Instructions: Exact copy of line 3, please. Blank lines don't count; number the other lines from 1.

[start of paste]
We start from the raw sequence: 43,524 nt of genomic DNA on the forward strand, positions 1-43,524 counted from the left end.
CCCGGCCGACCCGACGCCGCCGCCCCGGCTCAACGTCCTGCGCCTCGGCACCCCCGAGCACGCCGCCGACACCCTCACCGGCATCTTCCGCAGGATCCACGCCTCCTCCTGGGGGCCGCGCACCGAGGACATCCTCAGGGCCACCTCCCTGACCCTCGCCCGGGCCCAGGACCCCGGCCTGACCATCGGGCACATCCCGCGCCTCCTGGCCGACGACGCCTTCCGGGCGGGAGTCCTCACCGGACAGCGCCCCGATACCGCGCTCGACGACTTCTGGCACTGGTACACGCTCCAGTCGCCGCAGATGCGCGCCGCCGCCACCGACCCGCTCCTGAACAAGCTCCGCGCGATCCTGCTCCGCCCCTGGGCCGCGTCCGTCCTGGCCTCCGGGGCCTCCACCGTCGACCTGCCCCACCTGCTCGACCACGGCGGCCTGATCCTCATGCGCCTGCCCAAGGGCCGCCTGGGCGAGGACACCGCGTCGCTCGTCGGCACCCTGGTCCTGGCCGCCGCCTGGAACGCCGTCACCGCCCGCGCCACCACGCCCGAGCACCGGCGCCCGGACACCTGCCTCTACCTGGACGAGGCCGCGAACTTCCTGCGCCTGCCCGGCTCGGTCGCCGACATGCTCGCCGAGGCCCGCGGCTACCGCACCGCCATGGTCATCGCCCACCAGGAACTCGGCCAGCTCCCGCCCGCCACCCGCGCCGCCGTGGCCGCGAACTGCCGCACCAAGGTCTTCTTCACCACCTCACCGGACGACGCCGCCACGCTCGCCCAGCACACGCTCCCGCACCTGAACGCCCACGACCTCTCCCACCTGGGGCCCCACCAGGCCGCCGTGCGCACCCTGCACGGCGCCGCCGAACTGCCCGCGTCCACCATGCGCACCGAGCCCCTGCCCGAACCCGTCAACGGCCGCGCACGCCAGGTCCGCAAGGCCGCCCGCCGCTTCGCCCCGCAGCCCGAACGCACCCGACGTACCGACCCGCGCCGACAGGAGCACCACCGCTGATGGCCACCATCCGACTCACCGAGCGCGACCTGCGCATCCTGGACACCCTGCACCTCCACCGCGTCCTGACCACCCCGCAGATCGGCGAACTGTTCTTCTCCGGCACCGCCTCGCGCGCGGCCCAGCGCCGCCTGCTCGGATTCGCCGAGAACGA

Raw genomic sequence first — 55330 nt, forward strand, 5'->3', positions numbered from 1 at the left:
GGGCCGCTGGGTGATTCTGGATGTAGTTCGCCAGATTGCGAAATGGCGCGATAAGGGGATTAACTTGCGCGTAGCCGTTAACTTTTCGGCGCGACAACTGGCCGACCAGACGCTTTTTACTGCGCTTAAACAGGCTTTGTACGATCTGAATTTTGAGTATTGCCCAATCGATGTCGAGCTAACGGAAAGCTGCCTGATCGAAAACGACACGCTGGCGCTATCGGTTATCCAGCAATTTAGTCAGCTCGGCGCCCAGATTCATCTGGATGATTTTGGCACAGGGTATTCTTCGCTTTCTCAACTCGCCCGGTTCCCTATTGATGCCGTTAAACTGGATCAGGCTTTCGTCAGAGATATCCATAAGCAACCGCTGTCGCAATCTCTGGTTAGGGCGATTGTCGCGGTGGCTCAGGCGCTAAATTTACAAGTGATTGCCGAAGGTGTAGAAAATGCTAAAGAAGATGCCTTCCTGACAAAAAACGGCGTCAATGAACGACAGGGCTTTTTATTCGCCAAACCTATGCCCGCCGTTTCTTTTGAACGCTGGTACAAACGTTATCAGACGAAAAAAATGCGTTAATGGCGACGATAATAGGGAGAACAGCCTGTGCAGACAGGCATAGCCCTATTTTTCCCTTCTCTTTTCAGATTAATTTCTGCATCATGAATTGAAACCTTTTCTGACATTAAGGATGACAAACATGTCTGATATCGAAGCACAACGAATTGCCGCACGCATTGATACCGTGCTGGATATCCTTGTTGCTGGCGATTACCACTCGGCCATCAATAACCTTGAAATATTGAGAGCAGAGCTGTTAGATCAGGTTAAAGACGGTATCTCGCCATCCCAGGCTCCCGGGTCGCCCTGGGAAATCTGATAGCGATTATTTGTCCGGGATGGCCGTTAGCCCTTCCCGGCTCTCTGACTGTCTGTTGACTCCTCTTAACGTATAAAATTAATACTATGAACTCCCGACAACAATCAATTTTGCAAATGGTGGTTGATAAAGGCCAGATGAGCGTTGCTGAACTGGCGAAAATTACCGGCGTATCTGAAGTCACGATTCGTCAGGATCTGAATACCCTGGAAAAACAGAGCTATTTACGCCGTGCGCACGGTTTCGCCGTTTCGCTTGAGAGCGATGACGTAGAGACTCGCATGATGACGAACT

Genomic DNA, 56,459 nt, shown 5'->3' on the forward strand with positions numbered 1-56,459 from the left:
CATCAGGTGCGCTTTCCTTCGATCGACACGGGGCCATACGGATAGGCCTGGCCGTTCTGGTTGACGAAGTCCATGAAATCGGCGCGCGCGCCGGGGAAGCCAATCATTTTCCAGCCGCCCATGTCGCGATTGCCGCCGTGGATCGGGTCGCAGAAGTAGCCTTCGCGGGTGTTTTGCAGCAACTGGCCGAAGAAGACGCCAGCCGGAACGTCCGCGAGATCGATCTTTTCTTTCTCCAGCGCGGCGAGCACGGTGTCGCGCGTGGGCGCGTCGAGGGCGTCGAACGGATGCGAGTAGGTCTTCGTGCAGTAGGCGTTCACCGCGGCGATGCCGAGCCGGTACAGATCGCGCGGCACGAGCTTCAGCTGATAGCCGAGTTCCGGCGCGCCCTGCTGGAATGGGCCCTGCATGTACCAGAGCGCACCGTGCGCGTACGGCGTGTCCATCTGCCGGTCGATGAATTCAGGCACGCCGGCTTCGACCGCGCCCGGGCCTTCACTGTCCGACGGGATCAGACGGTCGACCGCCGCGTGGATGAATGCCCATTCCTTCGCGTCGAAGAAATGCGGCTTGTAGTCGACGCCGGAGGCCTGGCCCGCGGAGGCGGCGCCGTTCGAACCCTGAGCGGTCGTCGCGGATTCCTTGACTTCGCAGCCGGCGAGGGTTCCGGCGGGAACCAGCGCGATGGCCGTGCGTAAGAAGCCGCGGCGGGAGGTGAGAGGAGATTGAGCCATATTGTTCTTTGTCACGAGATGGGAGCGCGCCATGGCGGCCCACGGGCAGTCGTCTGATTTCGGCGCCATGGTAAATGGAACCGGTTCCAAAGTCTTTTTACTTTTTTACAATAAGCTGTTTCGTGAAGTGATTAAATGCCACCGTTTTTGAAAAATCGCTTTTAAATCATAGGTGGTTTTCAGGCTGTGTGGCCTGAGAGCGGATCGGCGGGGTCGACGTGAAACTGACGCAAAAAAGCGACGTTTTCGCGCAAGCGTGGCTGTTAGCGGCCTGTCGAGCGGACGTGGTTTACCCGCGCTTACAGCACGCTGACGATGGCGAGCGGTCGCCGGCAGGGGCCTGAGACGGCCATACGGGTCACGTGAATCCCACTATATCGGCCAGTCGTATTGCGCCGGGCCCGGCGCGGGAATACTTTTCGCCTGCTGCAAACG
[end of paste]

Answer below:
Raw genomic sequence first — 55330 nt, forward strand, 5'->3', positions numbered from 1 at the left: